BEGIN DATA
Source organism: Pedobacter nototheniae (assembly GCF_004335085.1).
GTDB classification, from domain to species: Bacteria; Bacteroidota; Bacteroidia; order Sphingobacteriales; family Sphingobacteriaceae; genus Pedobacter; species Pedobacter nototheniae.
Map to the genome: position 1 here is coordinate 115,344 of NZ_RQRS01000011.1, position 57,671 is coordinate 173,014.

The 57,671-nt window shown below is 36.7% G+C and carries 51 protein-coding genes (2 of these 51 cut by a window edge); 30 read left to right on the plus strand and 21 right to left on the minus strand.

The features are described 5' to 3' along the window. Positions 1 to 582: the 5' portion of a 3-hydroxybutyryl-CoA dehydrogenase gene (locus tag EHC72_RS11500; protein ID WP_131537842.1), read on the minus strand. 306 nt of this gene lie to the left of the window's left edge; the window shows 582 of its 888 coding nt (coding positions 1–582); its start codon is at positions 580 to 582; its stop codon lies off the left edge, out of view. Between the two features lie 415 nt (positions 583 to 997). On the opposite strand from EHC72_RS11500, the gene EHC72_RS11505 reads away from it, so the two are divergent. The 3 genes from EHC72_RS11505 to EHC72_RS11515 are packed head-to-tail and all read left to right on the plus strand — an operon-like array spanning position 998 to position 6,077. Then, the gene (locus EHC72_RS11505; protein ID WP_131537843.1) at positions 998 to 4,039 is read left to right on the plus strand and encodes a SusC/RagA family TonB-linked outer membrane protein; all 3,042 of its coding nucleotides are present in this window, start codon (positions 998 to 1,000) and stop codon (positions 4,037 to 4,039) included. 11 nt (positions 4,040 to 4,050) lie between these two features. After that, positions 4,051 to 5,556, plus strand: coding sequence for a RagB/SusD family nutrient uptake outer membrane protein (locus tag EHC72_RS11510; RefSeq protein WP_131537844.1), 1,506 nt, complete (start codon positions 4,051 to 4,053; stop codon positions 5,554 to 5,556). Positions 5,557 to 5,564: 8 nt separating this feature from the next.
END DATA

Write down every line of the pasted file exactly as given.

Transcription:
Source organism: Pedobacter nototheniae (assembly GCF_004335085.1).
GTDB classification, from domain to species: Bacteria; Bacteroidota; Bacteroidia; order Sphingobacteriales; family Sphingobacteriaceae; genus Pedobacter; species Pedobacter nototheniae.
Map to the genome: position 1 here is coordinate 115,344 of NZ_RQRS01000011.1, position 57,671 is coordinate 173,014.

The 57,671-nt window shown below is 36.7% G+C and carries 51 protein-coding genes (2 of these 51 cut by a window edge); 30 read left to right on the plus strand and 21 right to left on the minus strand.

The features are described 5' to 3' along the window. Positions 1 to 582: the 5' portion of a 3-hydroxybutyryl-CoA dehydrogenase gene (locus tag EHC72_RS11500; protein ID WP_131537842.1), read on the minus strand. 306 nt of this gene lie to the left of the window's left edge; the window shows 582 of its 888 coding nt (coding positions 1–582); its start codon is at positions 580 to 582; its stop codon lies off the left edge, out of view. Between the two features lie 415 nt (positions 583 to 997). On the opposite strand from EHC72_RS11500, the gene EHC72_RS11505 reads away from it, so the two are divergent. The 3 genes from EHC72_RS11505 to EHC72_RS11515 are packed head-to-tail and all read left to right on the plus strand — an operon-like array spanning position 998 to position 6,077. Then, the gene (locus EHC72_RS11505; protein ID WP_131537843.1) at positions 998 to 4,039 is read left to right on the plus strand and encodes a SusC/RagA family TonB-linked outer membrane protein; all 3,042 of its coding nucleotides are present in this window, start codon (positions 998 to 1,000) and stop codon (positions 4,037 to 4,039) included. 11 nt (positions 4,040 to 4,050) lie between these two features. After that, positions 4,051 to 5,556, plus strand: coding sequence for a RagB/SusD family nutrient uptake outer membrane protein (locus tag EHC72_RS11510; RefSeq protein WP_131537844.1), 1,506 nt, complete (start codon positions 4,051 to 4,053; stop codon positions 5,554 to 5,556). Positions 5,557 to 5,564: 8 nt separating this feature from the next.